And if foreign airlines react, they would begin to do all that things they normally won’t do. Government should give domestic airlines forex window through which they can easily access dollars so that they can buy spares and effectively maintain their equipment. But what they are doing to our domestic airlines is painful. And not only the domestic airlines, they are even doing it to parastatals.

In fact the way FAAN is managing to sustain the airports is quite surprising to me. FAAN is working largely with its internally generated revenue; yet it still remits 25 per cent of its revenue to the federal government coffers. Federal government should encourage the parastatals to survive the economic challenges occasioned by the Coronavirus pandemic and should suspend the deductions for now.

Even the handling companies are finding it difficult to buy new equipment?
Yes, they can’t because the dollars is not there. The government does not consider aviation industry as a major economic driver, which is sad. Which is missing the point because CBN or the Ministry of Finance cannot say this is the quantum of contribution of this sector to the nations’ economy.

Airline Operators of Nigeria (AON) have been criticised for not effectively representing the airlines and when necessary negotiate effectively with government on behalf of the operators. What do you think should be done to strengthen the association?
As far as I am concerned AON is no more effective. It is not the AON we used to know before, it is no longer a voice. AON has lost steam many years ago; they lost steam immediately they allowed the Minister to tear them into two.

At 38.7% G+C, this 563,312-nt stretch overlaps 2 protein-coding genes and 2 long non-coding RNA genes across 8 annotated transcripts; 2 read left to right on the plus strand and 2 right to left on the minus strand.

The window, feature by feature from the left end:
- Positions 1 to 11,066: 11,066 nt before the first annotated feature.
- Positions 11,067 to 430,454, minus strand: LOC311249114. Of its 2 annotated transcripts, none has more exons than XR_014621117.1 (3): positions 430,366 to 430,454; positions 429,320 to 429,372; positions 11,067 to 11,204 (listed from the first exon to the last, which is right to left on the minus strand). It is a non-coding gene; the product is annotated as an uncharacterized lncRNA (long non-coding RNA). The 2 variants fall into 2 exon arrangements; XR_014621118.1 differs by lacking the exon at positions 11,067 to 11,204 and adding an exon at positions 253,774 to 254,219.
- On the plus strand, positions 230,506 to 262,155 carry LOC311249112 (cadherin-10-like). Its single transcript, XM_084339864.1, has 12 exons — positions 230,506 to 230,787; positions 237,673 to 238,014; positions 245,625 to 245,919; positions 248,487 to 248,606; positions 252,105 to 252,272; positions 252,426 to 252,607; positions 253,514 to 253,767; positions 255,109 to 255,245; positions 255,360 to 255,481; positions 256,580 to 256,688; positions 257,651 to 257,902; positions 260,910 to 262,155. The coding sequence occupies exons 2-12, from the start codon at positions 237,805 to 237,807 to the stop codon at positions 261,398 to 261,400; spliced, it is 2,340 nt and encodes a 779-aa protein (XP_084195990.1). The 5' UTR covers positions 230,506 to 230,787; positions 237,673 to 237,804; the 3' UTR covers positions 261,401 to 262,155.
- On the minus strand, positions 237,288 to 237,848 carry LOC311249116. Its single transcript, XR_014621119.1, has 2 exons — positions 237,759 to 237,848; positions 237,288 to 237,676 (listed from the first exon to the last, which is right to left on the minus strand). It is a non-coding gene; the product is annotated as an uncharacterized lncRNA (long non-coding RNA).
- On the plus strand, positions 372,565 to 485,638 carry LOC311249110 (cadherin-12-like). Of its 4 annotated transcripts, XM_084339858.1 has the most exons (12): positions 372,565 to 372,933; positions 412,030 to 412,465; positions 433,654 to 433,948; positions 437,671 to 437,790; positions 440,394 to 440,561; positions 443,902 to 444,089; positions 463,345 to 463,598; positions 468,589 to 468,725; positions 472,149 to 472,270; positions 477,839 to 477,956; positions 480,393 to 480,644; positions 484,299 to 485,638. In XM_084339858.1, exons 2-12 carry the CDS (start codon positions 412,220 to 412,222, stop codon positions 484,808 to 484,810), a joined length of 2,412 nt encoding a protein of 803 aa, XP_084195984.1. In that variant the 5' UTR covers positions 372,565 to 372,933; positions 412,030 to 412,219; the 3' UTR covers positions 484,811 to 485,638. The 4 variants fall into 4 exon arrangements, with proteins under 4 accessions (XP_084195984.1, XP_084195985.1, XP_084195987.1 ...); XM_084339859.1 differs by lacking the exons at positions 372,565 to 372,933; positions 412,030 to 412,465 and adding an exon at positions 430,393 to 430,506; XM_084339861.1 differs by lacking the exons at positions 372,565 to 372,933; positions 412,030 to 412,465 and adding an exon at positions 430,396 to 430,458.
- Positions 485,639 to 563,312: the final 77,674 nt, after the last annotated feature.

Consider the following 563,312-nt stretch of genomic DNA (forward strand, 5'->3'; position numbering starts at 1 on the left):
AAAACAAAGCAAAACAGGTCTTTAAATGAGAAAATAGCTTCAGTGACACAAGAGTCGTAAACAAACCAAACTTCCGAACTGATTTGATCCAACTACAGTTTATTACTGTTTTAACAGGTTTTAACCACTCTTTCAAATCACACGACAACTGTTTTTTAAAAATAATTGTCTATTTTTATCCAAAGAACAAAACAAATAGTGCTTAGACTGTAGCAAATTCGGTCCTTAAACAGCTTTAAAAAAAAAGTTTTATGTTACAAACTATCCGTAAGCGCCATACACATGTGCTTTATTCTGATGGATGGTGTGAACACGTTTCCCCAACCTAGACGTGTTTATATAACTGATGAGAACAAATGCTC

A former Minister tore them into and they brought in new AON where Capt. Nogie Meggison became the chairman. AON was a very serious organisation, an advocacy group and a defender of the industry. So AON lost its steam immediately they allowed a politician to go into them and separate them. Immediately they separated them, the target then was to ensure that they remove Capt. Mohammed Joji, because he was not going to toe their part or be controlled.

That is how that organisation lost steam. And what is happening today is not helpful. How many airlines are operating? Even this palliative that was given, the other airlines were angry about the way the thing was handled. So they have lost, they cannot pull them together. My advice to them is that they should go and join NACCIMA so that NACCIMA can create a voice for them. All other sectors are part and parcel of NACCIMA. And NACCIMA has the image and reputation. They represent the country outside, so they should come under the umbrella of NACCIMA. Let NACCIMA have the aviation sector as part and parcel of it and they can develop a voice from there.